Neutral doesn't come into it. Phase displacement from line to neutral is irrelevant.
True. But the question was what is different [implied: 208/120V vs. 120/240V supplies]. And my answer establishes why the voltage is 208V instead 240V, which I believe a necessary inclusion considering the discussion thus far.

Besoeker

Senior Member
True. But the question was what is different [implied: 208/120V vs. 120/240V supplies]. And my answer establishes why the voltage is 208V instead 240V, which I believe a necessary inclusion considering the discussion thus far.
I disagree. The 208V supply is two just two conductors. It's single-phase. That's all there is to it.

david luchini

Moderator
Staff member
I'll take the over on 314 posts on this one.
Chris, we got long way to go on this one.

I disagree. The 208V supply is two just two conductors. It's single-phase. That's all there is to it.
Yes, the 208V supply is just two conductors and it is just single phase. But the OP is clearly having difficulty with that. To say "that's all there is to it" isn't going to help alleviate the poster's confusion.

IamJonscranium

Member
I disagree. The 208V supply is two just two conductors. It's single-phase. That's all there is to it.
Maybe you could explain this further?

Showing voltage difference L-N and L-L, then showing phase offset is exactly what is different between a 240/120 and a 208/120 system.

No one's saying that we're USING a neutral wire, he's simply showing the voltage difference to help explain OP's question.

240V = 2 wire, 180deg phase difference.
208V = 2 wire, 60deg phase difference.

IamJonscranium

Member
Phase displacement from line to neutral is irrelevant.
Graph is showing phase displacement L-L.

Couldn't edit my other post for some reason...

Smart \$

Esteemed Member
I disagree. The 208V supply is two just two conductors. It's single-phase. That's all there is to it.
The universe is big, and that's all there is to it...

Besoeker

Senior Member
Graph is showing phase displacement L-L.
If it is just line to line, it is just one phase. To get a phase displacement, you need more than one phase.

Besoeker

Senior Member
Maybe you could explain this further?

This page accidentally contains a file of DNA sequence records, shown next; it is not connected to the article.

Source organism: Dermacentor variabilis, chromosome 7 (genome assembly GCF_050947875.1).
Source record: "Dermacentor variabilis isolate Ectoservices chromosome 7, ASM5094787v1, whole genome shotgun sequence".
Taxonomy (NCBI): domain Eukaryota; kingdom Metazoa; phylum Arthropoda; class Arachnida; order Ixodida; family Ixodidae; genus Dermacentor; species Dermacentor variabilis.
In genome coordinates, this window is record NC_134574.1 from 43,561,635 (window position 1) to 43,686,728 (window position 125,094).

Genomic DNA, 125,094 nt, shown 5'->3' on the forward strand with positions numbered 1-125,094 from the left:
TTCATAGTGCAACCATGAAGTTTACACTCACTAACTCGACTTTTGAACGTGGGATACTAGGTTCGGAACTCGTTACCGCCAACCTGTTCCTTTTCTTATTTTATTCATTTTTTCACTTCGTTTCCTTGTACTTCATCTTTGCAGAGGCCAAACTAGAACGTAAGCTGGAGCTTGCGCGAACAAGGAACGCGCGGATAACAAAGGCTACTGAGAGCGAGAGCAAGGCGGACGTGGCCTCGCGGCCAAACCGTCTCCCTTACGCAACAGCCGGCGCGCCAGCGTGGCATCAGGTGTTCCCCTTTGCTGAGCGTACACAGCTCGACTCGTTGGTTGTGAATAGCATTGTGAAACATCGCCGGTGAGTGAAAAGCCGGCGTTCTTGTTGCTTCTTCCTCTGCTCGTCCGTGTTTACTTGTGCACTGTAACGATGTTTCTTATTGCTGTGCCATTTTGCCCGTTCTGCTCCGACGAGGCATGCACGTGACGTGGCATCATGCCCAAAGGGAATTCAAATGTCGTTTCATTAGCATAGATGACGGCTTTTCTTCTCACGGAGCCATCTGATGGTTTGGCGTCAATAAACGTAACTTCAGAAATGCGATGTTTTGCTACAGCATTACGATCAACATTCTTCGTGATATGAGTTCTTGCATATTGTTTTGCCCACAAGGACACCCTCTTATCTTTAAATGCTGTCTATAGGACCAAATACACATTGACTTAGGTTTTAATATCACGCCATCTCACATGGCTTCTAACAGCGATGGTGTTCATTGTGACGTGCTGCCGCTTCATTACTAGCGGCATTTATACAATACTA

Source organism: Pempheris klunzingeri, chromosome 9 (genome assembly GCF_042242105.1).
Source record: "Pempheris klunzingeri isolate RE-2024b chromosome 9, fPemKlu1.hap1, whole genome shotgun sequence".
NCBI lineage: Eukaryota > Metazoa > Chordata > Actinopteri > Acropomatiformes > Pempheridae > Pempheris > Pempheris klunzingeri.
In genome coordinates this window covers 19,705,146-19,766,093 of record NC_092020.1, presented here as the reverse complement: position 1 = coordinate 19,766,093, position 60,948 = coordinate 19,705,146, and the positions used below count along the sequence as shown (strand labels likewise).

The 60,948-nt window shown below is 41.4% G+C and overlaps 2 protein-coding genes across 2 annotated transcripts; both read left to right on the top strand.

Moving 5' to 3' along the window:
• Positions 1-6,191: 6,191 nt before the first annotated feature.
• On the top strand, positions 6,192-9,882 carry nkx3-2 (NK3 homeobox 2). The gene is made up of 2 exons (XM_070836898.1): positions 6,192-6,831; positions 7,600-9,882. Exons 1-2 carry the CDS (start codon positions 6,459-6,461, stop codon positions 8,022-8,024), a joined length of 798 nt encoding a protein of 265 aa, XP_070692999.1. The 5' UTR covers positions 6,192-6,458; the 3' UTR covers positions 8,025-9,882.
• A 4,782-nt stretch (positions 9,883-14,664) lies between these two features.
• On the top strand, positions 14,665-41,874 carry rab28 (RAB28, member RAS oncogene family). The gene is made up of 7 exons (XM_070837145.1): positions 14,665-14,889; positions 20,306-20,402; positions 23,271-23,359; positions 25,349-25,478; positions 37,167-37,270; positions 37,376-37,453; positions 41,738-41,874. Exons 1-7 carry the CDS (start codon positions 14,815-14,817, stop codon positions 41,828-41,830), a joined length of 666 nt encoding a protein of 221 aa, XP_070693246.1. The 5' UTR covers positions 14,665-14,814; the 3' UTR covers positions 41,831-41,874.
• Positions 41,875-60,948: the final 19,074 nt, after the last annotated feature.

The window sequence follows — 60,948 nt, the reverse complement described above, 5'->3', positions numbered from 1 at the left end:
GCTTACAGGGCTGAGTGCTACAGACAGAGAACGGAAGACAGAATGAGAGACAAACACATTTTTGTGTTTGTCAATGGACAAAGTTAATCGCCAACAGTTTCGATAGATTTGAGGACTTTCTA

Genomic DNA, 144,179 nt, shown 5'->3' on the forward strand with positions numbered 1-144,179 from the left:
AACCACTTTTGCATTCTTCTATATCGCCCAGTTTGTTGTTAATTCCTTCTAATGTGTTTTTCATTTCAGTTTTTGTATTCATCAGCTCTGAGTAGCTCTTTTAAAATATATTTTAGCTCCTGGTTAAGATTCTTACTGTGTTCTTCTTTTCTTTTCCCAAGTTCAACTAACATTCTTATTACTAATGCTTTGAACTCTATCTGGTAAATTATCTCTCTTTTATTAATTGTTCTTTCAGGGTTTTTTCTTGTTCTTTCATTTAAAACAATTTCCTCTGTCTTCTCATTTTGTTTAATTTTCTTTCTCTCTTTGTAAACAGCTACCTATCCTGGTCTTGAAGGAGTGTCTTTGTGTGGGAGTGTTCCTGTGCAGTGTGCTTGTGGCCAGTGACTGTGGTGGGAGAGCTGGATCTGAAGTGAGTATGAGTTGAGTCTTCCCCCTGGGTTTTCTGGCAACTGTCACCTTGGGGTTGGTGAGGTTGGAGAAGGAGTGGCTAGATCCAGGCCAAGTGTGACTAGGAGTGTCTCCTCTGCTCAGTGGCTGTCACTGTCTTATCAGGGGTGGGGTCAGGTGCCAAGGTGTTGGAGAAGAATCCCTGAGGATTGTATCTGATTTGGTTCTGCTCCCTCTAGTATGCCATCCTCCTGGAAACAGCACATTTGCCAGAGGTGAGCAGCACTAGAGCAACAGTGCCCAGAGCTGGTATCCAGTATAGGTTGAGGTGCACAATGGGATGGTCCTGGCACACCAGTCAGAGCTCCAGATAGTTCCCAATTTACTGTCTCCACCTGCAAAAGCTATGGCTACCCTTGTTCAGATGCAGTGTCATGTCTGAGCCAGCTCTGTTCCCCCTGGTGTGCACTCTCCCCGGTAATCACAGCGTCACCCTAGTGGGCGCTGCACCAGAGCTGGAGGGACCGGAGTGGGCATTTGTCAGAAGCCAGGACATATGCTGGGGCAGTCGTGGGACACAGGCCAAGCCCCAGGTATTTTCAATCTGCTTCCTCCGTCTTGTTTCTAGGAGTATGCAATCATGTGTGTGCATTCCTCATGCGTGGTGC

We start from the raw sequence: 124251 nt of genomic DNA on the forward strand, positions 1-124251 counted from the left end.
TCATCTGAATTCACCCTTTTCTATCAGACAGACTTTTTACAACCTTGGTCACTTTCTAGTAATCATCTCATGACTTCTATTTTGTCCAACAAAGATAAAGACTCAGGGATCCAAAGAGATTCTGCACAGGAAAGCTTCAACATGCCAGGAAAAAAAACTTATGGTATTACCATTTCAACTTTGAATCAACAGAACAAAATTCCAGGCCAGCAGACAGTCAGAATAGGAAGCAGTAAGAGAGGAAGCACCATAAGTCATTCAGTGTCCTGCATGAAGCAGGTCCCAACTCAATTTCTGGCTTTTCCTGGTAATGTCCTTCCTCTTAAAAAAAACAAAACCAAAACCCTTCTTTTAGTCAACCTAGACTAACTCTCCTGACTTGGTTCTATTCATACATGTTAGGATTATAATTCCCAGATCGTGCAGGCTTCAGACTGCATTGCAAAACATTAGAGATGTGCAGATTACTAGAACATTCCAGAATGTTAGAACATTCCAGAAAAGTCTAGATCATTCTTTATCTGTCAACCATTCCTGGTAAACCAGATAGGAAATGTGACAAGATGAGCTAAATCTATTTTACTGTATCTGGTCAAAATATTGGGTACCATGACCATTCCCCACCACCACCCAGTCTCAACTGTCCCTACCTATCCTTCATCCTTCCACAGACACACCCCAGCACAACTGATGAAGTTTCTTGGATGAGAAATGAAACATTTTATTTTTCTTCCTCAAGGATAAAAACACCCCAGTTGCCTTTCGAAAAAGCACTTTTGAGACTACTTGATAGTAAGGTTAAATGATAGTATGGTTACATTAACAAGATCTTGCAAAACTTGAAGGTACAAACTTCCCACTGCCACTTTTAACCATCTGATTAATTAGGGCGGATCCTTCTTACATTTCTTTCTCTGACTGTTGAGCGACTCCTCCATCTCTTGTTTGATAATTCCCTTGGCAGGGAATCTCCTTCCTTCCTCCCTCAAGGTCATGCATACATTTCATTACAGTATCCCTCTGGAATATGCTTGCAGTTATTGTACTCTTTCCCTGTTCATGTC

Showing voltage difference L-N and L-L, then showing phase offset is exactly what is different between a 240/120 and a 208/120 system.

No one's saying that we're USING a neutral wire, he's simply showing the voltage difference to help explain OP's question.

240V = 2 wire, 180deg phase difference.
208V = 2 wire, 60deg phase difference.
The 240V 2-wire is a single phase voltage obtained end to end of of a transformer winding that has a winding with a center tap. If the center tap isn't connected to the load it plays no part (obviously) so the fact that the two ends of the winding are in anti-phase with respect to the center tap isn't relevant - it would make no difference if it wasn't there.
The 208V 2-wire is also single phase. As I posted earlier, there can be no phase shift between voltages if there is only one phase.

Besoeker

Senior Member
Yes, the 208V supply is just two conductors and it is just single phase. But the OP is clearly having difficulty with that. To say "that's all there is to it" isn't going to help alleviate the poster's confusion.
Not sure that introducing phase shifts that don't exist offers greater clarification.

david luchini

Moderator
Staff member
there can be no phase shift between voltages if there is only one phase.
That's great, but the system is question is 3 phase. How does a 3 phase system have only 1 phase?

Not sure that introducing phase shifts that don't exist offers greater clarification.
I'm not introducing phase shifts that don't exist. The phase shifts exist because the system is a 208/120V, 3 phase wye. If the system source was a generator or a transformer secondary, the voltage developed on each of the 3 windings of the source is 120V. The 120V voltage on each of the 3 source windings have 120 degree phase shifts.

If I connect a load across two of the source terminals, L1 and L2, then KVL tells me that the voltage across the load will equal the voltage across winding 1 minus the voltage across winding 2.

Vl=V1-V2 = (120<0)-(120<-120) = 208<-30. The 120 degree phase shift between the two 120V source windings is precisely why the voltage between the terminals L1 and L2 is 208V.

skeshesh

Senior Member
David, I think what Besoeker is trying to dispel is that the OP seems to think there are two waveforms with a phase shift when a L-L connection is made. Of course you're vector sum is correct and the 208V@30deg results from 120@0deg and 120@120deg, but I dont think Besoeker was trying to disagree with that.

ggunn

PE (Electrical), NABCEP certified
The universe is big, and that's all there is to it...
... because there's bugger all down here on earth.

david luchini

Moderator
Staff member
David, I think what Besoeker is trying to dispel is that the OP seems to think there are two waveforms with a phase shift when a L-L connection is made. Of course you're vector sum is correct and the 208V@30deg results from 120@0deg and 120@120deg, but I dont think Besoeker was trying to disagree with that.
It is clear that the OP seems to think that there are two waveforms. I've been trying to dispel that notion in my responses to his questions. Simply saying "its just single phase" isn't going to clarify the situation for the OP. If the OP grasped the concept that "its just single phase," he wouldn't be asking the questions he's asking. The point is to try to get the OP to understand why the connection between the two lines of a three phase system supplies "just single phase."